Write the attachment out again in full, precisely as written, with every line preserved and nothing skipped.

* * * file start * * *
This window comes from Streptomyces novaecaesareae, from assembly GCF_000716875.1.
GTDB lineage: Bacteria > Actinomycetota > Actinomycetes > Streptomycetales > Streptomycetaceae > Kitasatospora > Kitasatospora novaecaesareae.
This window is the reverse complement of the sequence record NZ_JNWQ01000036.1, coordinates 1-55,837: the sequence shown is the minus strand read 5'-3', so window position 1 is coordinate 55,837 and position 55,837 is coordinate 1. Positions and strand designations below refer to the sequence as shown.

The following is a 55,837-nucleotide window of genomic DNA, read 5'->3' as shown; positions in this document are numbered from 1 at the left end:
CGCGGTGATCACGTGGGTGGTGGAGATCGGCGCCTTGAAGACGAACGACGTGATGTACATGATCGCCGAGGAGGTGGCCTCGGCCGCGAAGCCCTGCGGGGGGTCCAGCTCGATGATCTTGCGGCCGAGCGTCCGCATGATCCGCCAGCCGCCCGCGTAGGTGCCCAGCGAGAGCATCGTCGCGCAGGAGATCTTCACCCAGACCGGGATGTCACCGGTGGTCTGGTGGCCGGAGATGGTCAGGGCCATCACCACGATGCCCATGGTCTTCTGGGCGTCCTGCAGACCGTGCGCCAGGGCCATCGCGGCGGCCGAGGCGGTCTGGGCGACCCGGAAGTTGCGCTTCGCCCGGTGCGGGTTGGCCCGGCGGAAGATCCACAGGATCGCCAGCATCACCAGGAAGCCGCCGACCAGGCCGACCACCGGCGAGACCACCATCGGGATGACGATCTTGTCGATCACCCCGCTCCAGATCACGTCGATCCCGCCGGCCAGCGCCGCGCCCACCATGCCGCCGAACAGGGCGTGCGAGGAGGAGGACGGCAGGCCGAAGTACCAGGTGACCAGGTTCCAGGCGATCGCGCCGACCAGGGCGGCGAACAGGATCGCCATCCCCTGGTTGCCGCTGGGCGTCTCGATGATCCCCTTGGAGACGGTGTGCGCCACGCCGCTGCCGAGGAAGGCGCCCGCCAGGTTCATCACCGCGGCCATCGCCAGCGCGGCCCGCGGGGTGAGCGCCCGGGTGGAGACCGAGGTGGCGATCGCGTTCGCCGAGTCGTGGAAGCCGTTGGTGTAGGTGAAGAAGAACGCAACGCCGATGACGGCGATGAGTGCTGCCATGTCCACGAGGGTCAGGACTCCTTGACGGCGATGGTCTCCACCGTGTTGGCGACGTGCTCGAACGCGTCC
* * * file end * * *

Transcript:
This window comes from Streptomyces novaecaesareae, from assembly GCF_000716875.1.
GTDB lineage: Bacteria > Actinomycetota > Actinomycetes > Streptomycetales > Streptomycetaceae > Kitasatospora > Kitasatospora novaecaesareae.
This window is the reverse complement of the sequence record NZ_JNWQ01000036.1, coordinates 1-55,837: the sequence shown is the minus strand read 5'-3', so window position 1 is coordinate 55,837 and position 55,837 is coordinate 1. Positions and strand designations below refer to the sequence as shown.

The following is a 55,837-nucleotide window of genomic DNA, read 5'->3' as shown; positions in this document are numbered from 1 at the left end:
CGCGGTGATCACGTGGGTGGTGGAGATCGGCGCCTTGAAGACGAACGACGTGATGTACATGATCGCCGAGGAGGTGGCCTCGGCCGCGAAGCCCTGCGGGGGGTCCAGCTCGATGATCTTGCGGCCGAGCGTCCGCATGATCCGCCAGCCGCCCGCGTAGGTGCCCAGCGAGAGCATCGTCGCGCAGGAGATCTTCACCCAGACCGGGATGTCACCGGTGGTCTGGTGGCCGGAGATGGTCAGGGCCATCACCACGATGCCCATGGTCTTCTGGGCGTCCTGCAGACCGTGCGCCAGGGCCATCGCGGCGGCCGAGGCGGTCTGGGCGACCCGGAAGTTGCGCTTCGCCCGGTGCGGGTTGGCCCGGCGGAAGATCCACAGGATCGCCAGCATCACCAGGAAGCCGCCGACCAGGCCGACCACCGGCGAGACCACCATCGGGATGACGATCTTGTCGATCACCCCGCTCCAGATCACGTCGATCCCGCCGGCCAGCGCCGCGCCCACCATGCCGCCGAACAGGGCGTGCGAGGAGGAGGACGGCAGGCCGAAGTACCAGGTGACCAGGTTCCAGGCGATCGCGCCGACCAGGGCGGCGAACAGGATCGCCATCCCCTGGTTGCCGCTGGGCGTCTCGATGATCCCCTTGGAGACGGTGTGCGCCACGCCGCTGCCGAGGAAGGCGCCCGCCAGGTTCATCACCGCGGCCATCGCCAGCGCGGCCCGCGGGGTGAGCGCCCGGGTGGAGACCGAGGTGGCGATCGCGTTCGCCGAGTCGTGGAAGCCGTTGGTGTAGGTGAAGAAGAACGCAACGCCGATGACGGCGATGAGTGCTGCCATGTCCACGAGGGTCAGGACTCCTTGACGGCGATGGTCTCCACCGTGTTGGCGACGTGCTCGAACGCGTCC